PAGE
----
A ho-hum victory over Cal still gets the Ducks where they need to be
There's plenty to work on, which in 2022 means Oregon still won by 3 scores.
BERKELEY, Calif. — The thing about monumental wins is that underwhelming outcomes tend to follow close in tow.
After a win over UCLA prompted a nation-wide swooning for the Ducks, it looked like such could be the case at California Memorial Stadium on Saturday — a feeling that hung in the air stagnant above the late-arriving crowd.
The game started with the Ducks’ worst quarter since their trip to the Palouse in late September. Yet in the end, Saturday was another a record-breaking offensive masterclass. Such is life for one of the best teams in college football, where even a ho-hum showing resulted in a commanding 42-24 win, more votes in the Heisman bucket for quarterback Bo Nix and quotes like this:
“We haven't seen our best yet,” coach Dan Lanning said. “I was hoping that this would be a game that we can walk away seeing our best and we haven't seen it yet. I'm excited to see where we can go, but we have to tap into that and it's a choice that we have to make.”
Lanning’s postgame comments were delivered from a tight, dingy room tucked below the stadium’s concourse. A temporary setup had been fashioned, the group of stationary workout bikes pushed off to one side. He was brief. And like so many of the elite coaches this sport has seen, spoke more intently on the “didn’ts” than the “dids.”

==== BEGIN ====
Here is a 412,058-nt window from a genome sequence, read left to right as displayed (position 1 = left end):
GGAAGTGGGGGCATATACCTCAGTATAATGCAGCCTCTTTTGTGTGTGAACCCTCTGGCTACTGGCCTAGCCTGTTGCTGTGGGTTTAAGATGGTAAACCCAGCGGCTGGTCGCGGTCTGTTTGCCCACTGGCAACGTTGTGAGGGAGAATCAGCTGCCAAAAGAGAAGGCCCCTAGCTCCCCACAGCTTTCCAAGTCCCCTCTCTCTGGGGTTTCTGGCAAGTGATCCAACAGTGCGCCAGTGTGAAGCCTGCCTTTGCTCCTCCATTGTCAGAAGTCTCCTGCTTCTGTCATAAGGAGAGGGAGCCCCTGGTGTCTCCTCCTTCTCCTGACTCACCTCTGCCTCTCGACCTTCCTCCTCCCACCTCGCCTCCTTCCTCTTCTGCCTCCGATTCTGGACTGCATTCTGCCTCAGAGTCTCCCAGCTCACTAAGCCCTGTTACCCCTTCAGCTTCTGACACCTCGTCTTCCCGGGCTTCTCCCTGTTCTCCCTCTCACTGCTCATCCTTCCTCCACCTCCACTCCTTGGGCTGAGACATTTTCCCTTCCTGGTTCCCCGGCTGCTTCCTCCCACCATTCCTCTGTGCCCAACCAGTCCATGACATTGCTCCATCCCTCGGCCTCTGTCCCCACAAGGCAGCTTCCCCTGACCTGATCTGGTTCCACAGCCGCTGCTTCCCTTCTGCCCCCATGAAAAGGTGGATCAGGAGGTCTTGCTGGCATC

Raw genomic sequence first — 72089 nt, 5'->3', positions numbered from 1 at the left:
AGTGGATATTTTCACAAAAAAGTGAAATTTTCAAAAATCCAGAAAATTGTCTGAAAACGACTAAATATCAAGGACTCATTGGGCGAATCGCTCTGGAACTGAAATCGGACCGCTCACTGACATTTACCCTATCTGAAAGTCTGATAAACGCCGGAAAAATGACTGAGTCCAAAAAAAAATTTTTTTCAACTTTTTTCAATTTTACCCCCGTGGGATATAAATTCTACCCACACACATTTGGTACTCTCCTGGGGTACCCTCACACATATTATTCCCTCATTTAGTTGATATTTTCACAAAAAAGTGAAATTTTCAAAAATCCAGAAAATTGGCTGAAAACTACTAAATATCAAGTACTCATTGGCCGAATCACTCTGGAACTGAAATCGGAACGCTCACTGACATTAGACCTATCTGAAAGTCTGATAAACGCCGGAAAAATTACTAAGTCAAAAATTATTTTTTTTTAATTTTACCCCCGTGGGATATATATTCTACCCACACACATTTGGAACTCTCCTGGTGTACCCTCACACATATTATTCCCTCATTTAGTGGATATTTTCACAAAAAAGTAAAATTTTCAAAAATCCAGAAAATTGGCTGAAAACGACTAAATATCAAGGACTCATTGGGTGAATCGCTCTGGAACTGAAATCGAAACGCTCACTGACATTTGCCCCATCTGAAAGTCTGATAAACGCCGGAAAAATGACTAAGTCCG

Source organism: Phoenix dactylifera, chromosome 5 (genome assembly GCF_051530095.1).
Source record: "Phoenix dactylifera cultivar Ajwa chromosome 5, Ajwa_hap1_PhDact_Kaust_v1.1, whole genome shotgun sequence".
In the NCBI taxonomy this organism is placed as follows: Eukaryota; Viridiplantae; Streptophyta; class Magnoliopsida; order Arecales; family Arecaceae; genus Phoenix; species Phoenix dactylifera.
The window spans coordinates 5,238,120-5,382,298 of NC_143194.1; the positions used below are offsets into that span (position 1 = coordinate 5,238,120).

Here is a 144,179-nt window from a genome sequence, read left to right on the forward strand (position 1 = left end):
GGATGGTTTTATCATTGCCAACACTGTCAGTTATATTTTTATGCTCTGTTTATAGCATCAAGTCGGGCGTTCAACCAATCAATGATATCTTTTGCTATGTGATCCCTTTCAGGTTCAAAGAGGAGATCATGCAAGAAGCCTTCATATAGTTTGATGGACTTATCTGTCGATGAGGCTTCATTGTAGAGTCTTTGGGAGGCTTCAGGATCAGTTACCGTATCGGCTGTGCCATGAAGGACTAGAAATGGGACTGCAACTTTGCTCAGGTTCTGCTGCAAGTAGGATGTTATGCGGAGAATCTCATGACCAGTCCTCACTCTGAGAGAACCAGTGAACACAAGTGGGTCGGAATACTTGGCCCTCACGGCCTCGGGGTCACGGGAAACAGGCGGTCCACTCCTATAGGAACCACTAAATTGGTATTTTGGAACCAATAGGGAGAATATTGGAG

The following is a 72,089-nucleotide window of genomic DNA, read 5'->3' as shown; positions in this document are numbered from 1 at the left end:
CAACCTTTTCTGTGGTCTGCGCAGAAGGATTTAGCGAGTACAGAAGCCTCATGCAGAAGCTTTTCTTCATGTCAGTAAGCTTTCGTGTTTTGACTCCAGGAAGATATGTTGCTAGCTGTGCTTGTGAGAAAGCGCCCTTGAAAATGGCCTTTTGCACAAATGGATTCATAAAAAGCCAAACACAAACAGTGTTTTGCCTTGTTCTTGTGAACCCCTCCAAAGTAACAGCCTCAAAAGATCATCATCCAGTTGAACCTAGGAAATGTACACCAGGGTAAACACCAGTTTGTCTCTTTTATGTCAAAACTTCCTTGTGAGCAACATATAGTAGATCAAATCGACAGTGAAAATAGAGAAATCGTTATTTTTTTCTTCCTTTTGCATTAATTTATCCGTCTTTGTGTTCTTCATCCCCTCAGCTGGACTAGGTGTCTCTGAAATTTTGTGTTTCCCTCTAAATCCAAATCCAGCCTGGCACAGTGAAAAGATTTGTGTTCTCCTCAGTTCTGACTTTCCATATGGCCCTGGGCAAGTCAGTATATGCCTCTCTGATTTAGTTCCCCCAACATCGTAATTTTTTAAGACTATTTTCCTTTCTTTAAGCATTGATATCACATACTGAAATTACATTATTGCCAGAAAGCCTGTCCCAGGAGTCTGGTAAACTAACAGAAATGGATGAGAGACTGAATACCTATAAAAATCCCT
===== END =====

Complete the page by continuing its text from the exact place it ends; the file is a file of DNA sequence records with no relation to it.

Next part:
“I don’t want people to come away and think I’m not excited about a win,” he said. “I’m glad we won the game.”
If he didn’t before, Lanning’s starting to fully realize this team’s possibilities and it's evident in the way he’s broaching expectations. No. 8 Oregon is 7-1 and has scored 40 or more points in seven consecutive weeks. The Ducks are the only undefeated Pac-12 program through conference play and there’s reason to believe they could finish the season as such.
They aren’t righting the ship from that fateful Saturday in Atlanta anymore. They’ve put wings on the damn thing and want to see how far it’ll take them.
If we haven’t seen Oregon’s best yet, when’s it coming? And what will it look like?
Because, for as putrid as that first quarter against Cal looked, and felt — the drops, the false starts, the hesitancy on offense — it took Oregon just 15 minutes to not only wipe the crust from its eyes, but to swiftly outrun the adversity that its inconsistent start had opened the door for.
Lanning’s Ducks used a 21-point second quarter, their deadliest since they scored 28 in the fourth quarter against Washington State, to eviscerate all doubt. Then, maximizing an opportunity much like they’ve done all season, they opened the second half with a touchdown and slammed the door shut.
“I think it's hard to stop our team right now when we're consistent and operating at a high level, regardless of really who the opponent is,” Lanning said. “And again, we didn't get stopped, it was really more so us stopping ourselves.”
Oregon had three trips within Cal’s 14-yard line that resulted in a combined zero points. The Ducks still hung 42 points and racked up the most yards the Bears have allowed in six seasons under coach Justin Wilcox (588).
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